I’m liking so far the process of manually typing notes in Roam from highlights in my books. Something about it feels more efficient and leaves me with more meaningful, succinct notes. This could come in handy, though, if I want to pull all highlights directly from Readwise (which I’m still loving, use it every day).

How computational power—or its absence—shaped World War naval battles

How the battlecruiser in the early 20th century gave the British a birds-eye view of their fleet before the...

Weekend Reading: Cloud Services, Cities After the Virus, and Corona Care Map

March 28, 2020 • #

☁️ Value of Cloud Based Services in Times of Crisis

Bryan wrote this post about how Fulcrum is supporting the COVID response efforts.

🏙 Cities After Coronavirus

I speculated a bit about this sort of thing earlier this week. How might urban design change?

One of the most pressing questions that urban planners will face is the apparent tension between densification – the push towards cities becoming more concentrated, which is seen as essential to improving environmental sustainability – and disaggregation, the separating out...

Weekend Reading: Chess, COVID Tracking, and Note Types

March 21, 2020 • #


Tom MacWright on chess. Reduce distraction, increase concentration

Once you have concentration, you realize that there’s another layer: rigor. It’s checking the timer, checking for threats, checking for any of a litany of potential mistakes you might be about to make, a smorgasbord of straightforward opportunities you might miss. Simple rules are easy to forget when you’re feeling the rush of an advantage. But they never become less important.

Might start giving chess a try just to see how I do. Haven’t played in years, but I’m curious.


Weekend Reading: LightSpeed, Kubernetes, and a Car-Free Market Street

March 14, 2020 • #

📱 Project LightSpeed: Rewriting the Messenger Codebase

A technical piece describing the goals for Facebook’s rewrite of the Messenger app. Interesting to see them avoiding their own React Native for this, and doing things in native iOS/Android.

🔩 “Let’s Use Kubernetes!” Now You Have 8 Problems

A humorous post, but has a point. There’s pressure to add new tools that don’t do much but add moving parts and complexity. There’s nothing wrong with Kubernetes, but there’s a place for it (and your small team probably doesn’t need it).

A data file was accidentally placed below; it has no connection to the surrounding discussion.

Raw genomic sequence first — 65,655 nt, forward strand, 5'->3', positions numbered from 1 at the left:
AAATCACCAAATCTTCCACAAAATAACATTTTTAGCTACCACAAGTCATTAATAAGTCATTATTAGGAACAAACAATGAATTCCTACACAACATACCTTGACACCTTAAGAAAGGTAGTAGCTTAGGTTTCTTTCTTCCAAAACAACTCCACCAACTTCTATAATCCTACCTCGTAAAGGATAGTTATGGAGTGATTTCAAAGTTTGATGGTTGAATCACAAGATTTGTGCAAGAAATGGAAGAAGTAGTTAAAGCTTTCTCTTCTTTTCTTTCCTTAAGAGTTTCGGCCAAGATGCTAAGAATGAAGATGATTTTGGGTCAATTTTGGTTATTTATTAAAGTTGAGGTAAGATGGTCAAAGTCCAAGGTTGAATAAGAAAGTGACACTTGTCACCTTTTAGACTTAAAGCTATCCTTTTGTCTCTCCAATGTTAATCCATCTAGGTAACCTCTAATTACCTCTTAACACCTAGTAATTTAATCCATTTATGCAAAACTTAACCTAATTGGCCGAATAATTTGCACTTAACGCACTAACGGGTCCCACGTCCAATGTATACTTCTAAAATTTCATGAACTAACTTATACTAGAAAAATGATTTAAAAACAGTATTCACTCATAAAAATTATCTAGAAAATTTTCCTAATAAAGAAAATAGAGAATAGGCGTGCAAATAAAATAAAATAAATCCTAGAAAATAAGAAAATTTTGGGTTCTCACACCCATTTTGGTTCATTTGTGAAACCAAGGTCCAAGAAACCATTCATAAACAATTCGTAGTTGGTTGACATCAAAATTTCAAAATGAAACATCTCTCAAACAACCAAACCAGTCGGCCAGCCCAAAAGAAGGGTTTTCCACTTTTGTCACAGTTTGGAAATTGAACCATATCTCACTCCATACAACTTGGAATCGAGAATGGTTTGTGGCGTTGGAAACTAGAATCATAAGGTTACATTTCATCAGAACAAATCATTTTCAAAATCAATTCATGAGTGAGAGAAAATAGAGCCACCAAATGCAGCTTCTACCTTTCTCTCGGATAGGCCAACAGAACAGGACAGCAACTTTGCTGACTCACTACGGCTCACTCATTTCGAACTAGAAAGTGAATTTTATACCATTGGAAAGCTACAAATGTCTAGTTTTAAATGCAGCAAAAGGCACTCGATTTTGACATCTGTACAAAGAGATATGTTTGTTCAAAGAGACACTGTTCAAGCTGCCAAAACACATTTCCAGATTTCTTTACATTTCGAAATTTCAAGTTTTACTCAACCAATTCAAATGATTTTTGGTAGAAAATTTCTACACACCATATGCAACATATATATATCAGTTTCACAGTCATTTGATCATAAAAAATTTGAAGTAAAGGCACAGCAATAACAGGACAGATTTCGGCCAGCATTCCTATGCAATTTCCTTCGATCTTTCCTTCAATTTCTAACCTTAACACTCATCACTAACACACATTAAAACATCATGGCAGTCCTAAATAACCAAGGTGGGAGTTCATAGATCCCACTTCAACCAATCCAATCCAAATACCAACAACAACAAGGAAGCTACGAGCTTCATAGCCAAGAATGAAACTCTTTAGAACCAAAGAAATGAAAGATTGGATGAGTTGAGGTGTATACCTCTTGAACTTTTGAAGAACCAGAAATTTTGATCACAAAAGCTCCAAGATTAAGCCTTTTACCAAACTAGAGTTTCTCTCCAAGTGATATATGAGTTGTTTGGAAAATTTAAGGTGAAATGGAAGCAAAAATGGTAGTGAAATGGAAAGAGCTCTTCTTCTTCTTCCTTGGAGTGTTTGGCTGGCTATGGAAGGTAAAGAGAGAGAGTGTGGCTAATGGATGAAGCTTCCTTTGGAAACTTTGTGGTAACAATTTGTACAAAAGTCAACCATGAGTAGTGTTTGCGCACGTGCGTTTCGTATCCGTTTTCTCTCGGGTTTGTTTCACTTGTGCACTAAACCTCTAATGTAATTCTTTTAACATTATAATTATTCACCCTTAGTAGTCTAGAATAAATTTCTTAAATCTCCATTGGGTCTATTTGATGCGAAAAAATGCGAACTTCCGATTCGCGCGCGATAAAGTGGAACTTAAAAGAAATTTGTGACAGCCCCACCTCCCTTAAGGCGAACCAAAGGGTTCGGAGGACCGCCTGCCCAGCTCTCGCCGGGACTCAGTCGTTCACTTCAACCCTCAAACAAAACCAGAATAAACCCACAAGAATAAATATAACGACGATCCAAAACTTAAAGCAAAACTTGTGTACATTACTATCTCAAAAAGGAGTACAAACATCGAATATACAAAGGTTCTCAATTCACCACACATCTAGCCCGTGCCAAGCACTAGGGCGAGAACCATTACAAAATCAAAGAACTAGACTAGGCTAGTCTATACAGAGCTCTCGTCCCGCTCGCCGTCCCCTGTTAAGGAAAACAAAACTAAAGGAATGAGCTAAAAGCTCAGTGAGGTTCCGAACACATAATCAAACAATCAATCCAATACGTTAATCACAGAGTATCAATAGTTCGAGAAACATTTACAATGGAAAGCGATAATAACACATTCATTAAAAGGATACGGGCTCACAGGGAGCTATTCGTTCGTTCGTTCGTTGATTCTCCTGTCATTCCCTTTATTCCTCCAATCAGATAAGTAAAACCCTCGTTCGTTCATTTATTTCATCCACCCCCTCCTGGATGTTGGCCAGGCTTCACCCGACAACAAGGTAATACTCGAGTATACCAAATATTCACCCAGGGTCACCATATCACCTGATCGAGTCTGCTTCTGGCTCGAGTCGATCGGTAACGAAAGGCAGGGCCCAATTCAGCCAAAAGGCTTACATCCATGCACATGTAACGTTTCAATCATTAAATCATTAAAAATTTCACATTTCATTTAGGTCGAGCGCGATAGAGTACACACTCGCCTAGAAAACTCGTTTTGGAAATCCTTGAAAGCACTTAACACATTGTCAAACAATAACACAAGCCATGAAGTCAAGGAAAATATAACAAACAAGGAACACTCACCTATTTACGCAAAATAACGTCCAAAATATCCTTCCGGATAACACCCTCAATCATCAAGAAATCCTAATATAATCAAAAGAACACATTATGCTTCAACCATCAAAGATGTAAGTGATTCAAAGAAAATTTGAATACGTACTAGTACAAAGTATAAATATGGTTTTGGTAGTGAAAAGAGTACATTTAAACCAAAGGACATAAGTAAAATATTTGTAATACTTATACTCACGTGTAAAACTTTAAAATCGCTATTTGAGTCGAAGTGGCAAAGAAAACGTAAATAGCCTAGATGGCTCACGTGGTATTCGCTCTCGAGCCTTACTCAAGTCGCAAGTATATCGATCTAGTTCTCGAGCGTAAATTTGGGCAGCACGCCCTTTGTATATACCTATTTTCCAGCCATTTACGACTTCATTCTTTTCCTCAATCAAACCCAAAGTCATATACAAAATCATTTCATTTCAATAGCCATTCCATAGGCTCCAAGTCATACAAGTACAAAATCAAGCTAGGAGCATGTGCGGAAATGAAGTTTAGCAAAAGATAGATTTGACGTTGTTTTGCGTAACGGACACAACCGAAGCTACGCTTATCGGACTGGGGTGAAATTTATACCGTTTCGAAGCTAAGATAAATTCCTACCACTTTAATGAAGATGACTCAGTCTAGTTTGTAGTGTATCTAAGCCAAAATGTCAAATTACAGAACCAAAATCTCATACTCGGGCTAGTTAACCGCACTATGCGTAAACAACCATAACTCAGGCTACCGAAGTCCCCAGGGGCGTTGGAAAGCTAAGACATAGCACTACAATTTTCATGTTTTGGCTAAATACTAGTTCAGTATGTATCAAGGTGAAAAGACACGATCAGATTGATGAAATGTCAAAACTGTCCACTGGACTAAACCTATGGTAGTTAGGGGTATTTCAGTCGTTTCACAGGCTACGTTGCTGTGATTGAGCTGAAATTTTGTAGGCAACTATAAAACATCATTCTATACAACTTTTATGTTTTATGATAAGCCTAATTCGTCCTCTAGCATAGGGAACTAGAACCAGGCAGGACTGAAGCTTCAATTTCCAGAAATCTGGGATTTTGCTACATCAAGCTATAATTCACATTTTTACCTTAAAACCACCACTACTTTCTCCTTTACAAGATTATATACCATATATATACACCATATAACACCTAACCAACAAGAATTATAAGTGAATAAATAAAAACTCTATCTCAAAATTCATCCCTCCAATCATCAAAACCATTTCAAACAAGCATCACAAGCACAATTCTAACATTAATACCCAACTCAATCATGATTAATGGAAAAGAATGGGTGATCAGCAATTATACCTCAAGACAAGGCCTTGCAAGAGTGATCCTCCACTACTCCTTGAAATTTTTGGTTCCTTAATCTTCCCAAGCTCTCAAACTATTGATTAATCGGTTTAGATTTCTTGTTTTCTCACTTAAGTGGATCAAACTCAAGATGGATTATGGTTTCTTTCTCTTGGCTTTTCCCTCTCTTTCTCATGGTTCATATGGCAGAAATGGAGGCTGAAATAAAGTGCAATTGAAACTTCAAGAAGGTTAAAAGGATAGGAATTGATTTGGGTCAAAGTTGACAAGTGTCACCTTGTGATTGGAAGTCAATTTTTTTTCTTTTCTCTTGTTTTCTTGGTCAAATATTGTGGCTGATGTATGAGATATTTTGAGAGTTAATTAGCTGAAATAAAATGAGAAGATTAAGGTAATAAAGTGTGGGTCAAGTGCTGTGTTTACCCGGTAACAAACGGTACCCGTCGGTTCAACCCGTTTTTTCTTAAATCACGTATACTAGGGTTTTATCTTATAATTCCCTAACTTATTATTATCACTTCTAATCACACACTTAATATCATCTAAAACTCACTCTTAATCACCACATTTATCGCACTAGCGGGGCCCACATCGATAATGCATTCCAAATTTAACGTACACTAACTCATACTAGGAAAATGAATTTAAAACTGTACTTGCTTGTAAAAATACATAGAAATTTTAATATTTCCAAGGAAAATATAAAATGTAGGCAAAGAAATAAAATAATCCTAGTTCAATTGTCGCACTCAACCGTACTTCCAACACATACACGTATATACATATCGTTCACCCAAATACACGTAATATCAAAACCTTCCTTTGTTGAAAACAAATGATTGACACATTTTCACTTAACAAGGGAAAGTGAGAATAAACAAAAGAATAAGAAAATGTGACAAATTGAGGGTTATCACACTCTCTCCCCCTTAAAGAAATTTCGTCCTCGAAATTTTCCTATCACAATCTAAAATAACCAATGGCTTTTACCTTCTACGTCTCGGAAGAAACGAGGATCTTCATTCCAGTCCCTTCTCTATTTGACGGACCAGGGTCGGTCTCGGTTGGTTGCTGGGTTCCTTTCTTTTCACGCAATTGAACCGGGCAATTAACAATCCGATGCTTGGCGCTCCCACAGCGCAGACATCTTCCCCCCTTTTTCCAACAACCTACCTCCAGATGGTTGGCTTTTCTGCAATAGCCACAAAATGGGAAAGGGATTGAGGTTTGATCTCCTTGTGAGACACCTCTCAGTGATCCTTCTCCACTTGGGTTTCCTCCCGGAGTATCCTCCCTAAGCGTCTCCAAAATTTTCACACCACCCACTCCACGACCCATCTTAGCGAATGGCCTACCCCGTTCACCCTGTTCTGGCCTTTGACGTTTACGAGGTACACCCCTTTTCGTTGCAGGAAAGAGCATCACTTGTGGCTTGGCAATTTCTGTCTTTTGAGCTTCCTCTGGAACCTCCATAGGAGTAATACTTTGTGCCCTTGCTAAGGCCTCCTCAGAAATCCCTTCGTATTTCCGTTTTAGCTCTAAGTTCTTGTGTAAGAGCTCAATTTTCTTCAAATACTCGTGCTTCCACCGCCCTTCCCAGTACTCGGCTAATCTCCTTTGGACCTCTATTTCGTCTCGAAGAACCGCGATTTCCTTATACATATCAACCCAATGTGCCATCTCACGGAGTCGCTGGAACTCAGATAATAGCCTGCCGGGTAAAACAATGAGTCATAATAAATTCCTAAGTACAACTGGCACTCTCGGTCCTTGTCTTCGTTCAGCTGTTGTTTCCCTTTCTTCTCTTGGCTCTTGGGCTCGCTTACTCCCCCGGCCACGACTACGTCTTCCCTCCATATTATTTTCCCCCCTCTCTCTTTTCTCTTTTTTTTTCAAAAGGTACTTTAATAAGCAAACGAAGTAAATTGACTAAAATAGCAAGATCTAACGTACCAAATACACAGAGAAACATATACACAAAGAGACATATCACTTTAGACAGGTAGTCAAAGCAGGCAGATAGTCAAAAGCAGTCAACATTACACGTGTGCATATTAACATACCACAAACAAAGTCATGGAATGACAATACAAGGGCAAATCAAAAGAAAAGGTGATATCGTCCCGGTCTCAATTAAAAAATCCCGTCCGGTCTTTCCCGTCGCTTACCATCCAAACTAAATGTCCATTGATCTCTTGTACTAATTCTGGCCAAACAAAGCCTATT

The more...

Weekend Reading: Tagging with Turf, Mars Panorama, and Kinds of Easy

March 7, 2020 • #

🗺 turf-tagger

Bryan put together this neat little utility for merging point data with containing polygon attributes with spatial join queries. It uses Turf.js to do the geoprocess in the browser.

🚀 Mars Curiosity High-Res Panorama

Amazing photography of the Mars surface:

NASA’s Curiosity rover has captured its highest-resolution panorama yet of the Martian surface. Composed of more than 1,000 images taken during the 2019 Thanksgiving holiday and carefully assembled over the ensuing months, the composite contains 1.8 billion pixels of Martian landscape. The rover’s...

Weekend Reading: Figma's Typography, Xerox Alto, and a Timeline of CoVID

February 29, 2020 • #

⌨️ I Pressed ⌘B, You Wouldn’t Believe What Happened Next

An entertaining talk about the complexity of typography, from Marcin Wichary at Figma’s recent Config conference.

🖥 Restoring Y Combinator’s Xerox Alto

An technical piece on restoring Alan Kay’s Xerox Alto he donated to Y Combinator. Amazing piece of technology history, and inspired so many future developments in computing — graphical user interfaces, WYSIWIG text editing, bitmapped graphics, the mouse, and Ethernet for connectivity.

Xerox built about 2000 Altos...

Weekend Reading: Landgrid, Quantified Self, and Tesla Teardown

February 22, 2020 • #

🏘 Landgrid

This is a product from Loveland Technologies, with a cohesive dataset of parcel boundaries provided as an API for application builders.

More on their parcel data and how they do it here.

🤳🏽 My Quantified Self Setup

My goal tracking efforts pale in comparison to what Julian Lehr is doing. I might give a try to Airtable for mine, also. I’ve been in Google Sheets since mine’s pretty basic, but AT might make it more mobile-friendly for editing.


Weekend Reading: Universe Sandbox, Mapping Math, and Japanese Companies

February 15, 2020 • #

🌌 Universe Sandbox

This is a physics simulator that replicates the physics of interstellar objects. You can simulate massive planetary collisions or supernovae in the Earth’s solar system, in case you want to see what would happen.

🧮 The Map of Mathematics